STATE COLLEGE, Pa. -- There's an obvious dividing line, and while it's been that way for decades, it represents something more now.

For about one mile, College Avenue separates the main campus of Penn State University to the north from downtown State College to the south, the two entities intrinsically tied together as the big school in the small town in the middle of nowhere, with the usual town-and-gown ups and downs. State College needs Penn State, but the relationship is never without its hiccups.

In the wake of the Jerry Sandusky scandal, though, something else has become obvious: North of College Avenue, two years after this death, Joe Paterno is hard to find. South, in the rest of town, his presence remains everywhere.

Not that Penn State was ever really draped in tributes to its longtime football coach, but aside from the Paterno Library towering over the heart of campus, and the Peachy Paterno ice cream still sold at the University Creamery, it's hard to find anything relating to the man most credited with helping to take an anonymous cow college and, as its most visible public face, turn it into the sprawling, widely respected research university it is today.

On the east side of Beaver Stadium, you would never know that a Paterno statue stood here for a decade, eventually serving as both lightning rod and rallying point before being removed on a July 2012 morning. At the official Penn State Bookstore on campus, rows of Penn State merchandise feature nothing related to Joe Paterno. Search for Paterno on the bookstore's website and get met with, "We're sorry, we couldn't find any items that matched your search."

Just down the hill, across College Avenue, the unaffiliated Penn State apparel shops sprinkled through downtown State College are a different story. The familiar cardboard cutout of Paterno stands in one window, staring back toward campus. Some stores have full displays of Paterno merchandise, with supportive T-shirts, photos, banners with famous Paterno quotes and other memorabilia. The "Proud to Support Penn State Football" signs that sprung up after the scandal still adorn shop windows. The late-night cheap pizza joint still promotes "JOPA" as the last four digits of its delivery phone number. Instead of the usual "OBX" or "HHI" vacation stickers, cars drive with "JVP" on back windows.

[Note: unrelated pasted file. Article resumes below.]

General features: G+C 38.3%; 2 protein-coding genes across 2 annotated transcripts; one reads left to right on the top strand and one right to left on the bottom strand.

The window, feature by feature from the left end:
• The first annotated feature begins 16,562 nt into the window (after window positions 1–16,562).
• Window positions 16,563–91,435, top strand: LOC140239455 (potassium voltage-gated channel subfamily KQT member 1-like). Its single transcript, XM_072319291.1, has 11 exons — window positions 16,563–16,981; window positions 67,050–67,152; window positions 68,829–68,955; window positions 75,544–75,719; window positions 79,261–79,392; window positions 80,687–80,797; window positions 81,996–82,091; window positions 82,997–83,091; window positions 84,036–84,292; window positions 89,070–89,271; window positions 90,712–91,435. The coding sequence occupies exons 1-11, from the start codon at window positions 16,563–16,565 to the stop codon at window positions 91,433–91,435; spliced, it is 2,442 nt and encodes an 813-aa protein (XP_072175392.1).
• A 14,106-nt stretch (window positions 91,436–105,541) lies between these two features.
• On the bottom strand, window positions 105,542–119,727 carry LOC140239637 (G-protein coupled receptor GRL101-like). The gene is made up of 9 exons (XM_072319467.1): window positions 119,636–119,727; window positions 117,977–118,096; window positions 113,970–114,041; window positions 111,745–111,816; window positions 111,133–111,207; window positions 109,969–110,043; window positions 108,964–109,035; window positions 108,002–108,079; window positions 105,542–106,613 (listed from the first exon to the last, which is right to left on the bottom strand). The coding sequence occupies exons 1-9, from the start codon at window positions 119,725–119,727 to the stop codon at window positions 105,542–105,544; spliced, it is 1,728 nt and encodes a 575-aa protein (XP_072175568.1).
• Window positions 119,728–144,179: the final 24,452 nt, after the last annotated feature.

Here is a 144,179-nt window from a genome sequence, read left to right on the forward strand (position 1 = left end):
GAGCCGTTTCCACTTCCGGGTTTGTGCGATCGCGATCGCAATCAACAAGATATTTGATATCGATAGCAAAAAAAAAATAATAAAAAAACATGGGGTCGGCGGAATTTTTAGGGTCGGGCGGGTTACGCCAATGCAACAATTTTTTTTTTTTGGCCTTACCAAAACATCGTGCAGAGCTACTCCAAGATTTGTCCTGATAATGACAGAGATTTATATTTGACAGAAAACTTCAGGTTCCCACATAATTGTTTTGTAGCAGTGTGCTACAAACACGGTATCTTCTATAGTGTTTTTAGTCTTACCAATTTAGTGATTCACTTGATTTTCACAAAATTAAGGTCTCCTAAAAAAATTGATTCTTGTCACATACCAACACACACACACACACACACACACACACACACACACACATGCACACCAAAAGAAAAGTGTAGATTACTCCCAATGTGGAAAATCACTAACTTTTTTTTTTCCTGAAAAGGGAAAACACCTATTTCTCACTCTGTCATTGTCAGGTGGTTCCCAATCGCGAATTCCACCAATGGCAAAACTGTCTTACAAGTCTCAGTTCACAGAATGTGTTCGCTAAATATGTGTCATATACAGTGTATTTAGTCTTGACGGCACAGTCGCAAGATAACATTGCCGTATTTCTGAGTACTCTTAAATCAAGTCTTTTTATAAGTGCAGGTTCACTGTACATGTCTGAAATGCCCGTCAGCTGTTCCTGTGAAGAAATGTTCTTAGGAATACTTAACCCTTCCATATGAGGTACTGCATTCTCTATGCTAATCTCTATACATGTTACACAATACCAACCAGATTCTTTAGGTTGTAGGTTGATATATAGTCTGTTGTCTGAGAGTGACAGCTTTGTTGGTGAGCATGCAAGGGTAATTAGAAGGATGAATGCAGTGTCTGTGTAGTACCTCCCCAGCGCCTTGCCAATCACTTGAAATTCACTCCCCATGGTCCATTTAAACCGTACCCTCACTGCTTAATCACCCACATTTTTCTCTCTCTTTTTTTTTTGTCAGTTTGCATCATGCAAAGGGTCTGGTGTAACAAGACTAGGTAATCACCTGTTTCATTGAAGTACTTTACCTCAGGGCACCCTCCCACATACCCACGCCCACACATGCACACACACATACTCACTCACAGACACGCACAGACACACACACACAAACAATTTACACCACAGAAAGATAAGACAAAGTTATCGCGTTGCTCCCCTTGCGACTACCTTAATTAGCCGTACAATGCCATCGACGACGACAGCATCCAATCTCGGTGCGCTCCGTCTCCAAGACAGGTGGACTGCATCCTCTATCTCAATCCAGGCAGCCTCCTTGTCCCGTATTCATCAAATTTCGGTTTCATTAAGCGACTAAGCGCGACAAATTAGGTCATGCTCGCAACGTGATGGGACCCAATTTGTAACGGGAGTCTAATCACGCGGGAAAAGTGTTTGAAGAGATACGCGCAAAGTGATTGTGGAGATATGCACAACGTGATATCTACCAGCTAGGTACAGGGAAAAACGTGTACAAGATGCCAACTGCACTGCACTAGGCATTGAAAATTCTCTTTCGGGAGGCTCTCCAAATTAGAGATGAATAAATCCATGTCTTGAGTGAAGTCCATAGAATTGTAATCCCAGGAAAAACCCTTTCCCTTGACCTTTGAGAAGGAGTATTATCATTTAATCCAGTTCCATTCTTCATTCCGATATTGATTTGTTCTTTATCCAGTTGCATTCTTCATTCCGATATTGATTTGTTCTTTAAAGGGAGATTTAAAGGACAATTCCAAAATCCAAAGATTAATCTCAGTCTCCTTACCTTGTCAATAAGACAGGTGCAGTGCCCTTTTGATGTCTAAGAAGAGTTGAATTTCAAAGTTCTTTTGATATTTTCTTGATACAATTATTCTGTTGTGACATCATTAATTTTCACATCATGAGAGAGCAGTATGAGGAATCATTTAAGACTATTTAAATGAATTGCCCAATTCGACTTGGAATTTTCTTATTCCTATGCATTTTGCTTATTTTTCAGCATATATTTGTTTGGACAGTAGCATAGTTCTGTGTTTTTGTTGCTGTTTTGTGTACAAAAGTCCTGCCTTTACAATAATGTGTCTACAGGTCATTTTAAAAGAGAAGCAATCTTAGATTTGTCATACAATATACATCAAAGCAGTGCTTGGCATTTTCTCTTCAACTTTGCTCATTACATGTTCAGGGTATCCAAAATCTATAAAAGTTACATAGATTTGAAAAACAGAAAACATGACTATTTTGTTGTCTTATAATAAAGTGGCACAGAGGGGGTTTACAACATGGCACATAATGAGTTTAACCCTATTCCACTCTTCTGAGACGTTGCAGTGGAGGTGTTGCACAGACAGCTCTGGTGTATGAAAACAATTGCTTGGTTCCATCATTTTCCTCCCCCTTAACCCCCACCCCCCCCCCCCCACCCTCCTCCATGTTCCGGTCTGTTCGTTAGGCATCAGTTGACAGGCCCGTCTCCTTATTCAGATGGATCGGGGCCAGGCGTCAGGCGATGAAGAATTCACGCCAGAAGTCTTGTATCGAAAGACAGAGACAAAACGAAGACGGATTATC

It should go without saying that the personal feelings of anyone associated with Penn State more than pale in comparison to what Jerry Sandusky's victims must have gone through, and that they are truly the only actual victims in the scandal that sullied a football program and a university. From a distance, then -- for an alumnus who grew up attending games at Beaver Stadium, and has deep family ties to a university that always made a show of supposedly doing things the right way -- the most apt description of that infamous week in November 2011 was "surreal." It was maddening and heartbreaking, disgusting and sad.

Now, 26 months after the Jerry Sandusky scandal rocked Happy Valley, and two years since Paterno's death on Jan. 22, 2012, it's hard to figure out just what to do with the memory of the most important -- and now most divisive -- person in the history of Penn State.

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Beaver Stadium towers over the landscape. You can catch glimpses of it from miles away, the fourth-largest stadium in the world (capacity: 106,572), standing like a giant erector set on the edge of campus, surrounded by cow pastures. It's not nestled into the surrounding campus like those at many other colleges. From afar, it looks as if it's standing on a pedestal, with everything else in its shadow.